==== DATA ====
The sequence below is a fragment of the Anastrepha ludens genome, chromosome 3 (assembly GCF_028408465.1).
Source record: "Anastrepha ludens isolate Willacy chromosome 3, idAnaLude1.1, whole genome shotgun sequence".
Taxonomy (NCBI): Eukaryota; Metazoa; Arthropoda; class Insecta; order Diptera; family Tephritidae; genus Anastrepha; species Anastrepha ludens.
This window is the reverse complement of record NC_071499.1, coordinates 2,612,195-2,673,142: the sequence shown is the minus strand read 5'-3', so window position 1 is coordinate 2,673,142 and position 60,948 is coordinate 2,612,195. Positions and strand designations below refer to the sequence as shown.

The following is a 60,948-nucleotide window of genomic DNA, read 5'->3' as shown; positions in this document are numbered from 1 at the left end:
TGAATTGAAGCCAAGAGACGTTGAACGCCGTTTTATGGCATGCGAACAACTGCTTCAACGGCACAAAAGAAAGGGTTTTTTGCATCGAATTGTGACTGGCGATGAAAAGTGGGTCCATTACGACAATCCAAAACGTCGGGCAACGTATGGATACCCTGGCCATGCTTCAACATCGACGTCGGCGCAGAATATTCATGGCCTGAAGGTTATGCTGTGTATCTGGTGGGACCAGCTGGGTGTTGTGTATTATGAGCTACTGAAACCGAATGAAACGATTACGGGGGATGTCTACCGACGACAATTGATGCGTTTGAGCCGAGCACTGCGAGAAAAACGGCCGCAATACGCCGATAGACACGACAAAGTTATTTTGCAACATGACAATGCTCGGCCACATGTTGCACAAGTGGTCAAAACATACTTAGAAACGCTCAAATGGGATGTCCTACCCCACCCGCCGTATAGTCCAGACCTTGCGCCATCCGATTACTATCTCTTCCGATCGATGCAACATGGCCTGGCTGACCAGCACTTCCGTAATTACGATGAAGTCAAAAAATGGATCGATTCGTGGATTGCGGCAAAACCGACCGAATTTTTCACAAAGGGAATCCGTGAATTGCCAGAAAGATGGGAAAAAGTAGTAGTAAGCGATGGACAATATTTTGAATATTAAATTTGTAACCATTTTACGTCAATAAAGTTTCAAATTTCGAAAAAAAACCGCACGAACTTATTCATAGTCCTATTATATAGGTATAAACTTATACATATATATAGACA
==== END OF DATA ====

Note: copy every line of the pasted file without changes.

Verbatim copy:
The sequence below is a fragment of the Anastrepha ludens genome, chromosome 3 (assembly GCF_028408465.1).
Source record: "Anastrepha ludens isolate Willacy chromosome 3, idAnaLude1.1, whole genome shotgun sequence".
Taxonomy (NCBI): Eukaryota; Metazoa; Arthropoda; class Insecta; order Diptera; family Tephritidae; genus Anastrepha; species Anastrepha ludens.
This window is the reverse complement of record NC_071499.1, coordinates 2,612,195-2,673,142: the sequence shown is the minus strand read 5'-3', so window position 1 is coordinate 2,673,142 and position 60,948 is coordinate 2,612,195. Positions and strand designations below refer to the sequence as shown.

The following is a 60,948-nucleotide window of genomic DNA, read 5'->3' as shown; positions in this document are numbered from 1 at the left end:
TGAATTGAAGCCAAGAGACGTTGAACGCCGTTTTATGGCATGCGAACAACTGCTTCAACGGCACAAAAGAAAGGGTTTTTTGCATCGAATTGTGACTGGCGATGAAAAGTGGGTCCATTACGACAATCCAAAACGTCGGGCAACGTATGGATACCCTGGCCATGCTTCAACATCGACGTCGGCGCAGAATATTCATGGCCTGAAGGTTATGCTGTGTATCTGGTGGGACCAGCTGGGTGTTGTGTATTATGAGCTACTGAAACCGAATGAAACGATTACGGGGGATGTCTACCGACGACAATTGATGCGTTTGAGCCGAGCACTGCGAGAAAAACGGCCGCAATACGCCGATAGACACGACAAAGTTATTTTGCAACATGACAATGCTCGGCCACATGTTGCACAAGTGGTCAAAACATACTTAGAAACGCTCAAATGGGATGTCCTACCCCACCCGCCGTATAGTCCAGACCTTGCGCCATCCGATTACTATCTCTTCCGATCGATGCAACATGGCCTGGCTGACCAGCACTTCCGTAATTACGATGAAGTCAAAAAATGGATCGATTCGTGGATTGCGGCAAAACCGACCGAATTTTTCACAAAGGGAATCCGTGAATTGCCAGAAAGATGGGAAAAAGTAGTAGTAAGCGATGGACAATATTTTGAATATTAAATTTGTAACCATTTTACGTCAATAAAGTTTCAAATTTCGAAAAAAAACCGCACGAACTTATTCATAGTCCTATTATATAGGTATAAACTTATACATATATATAGACA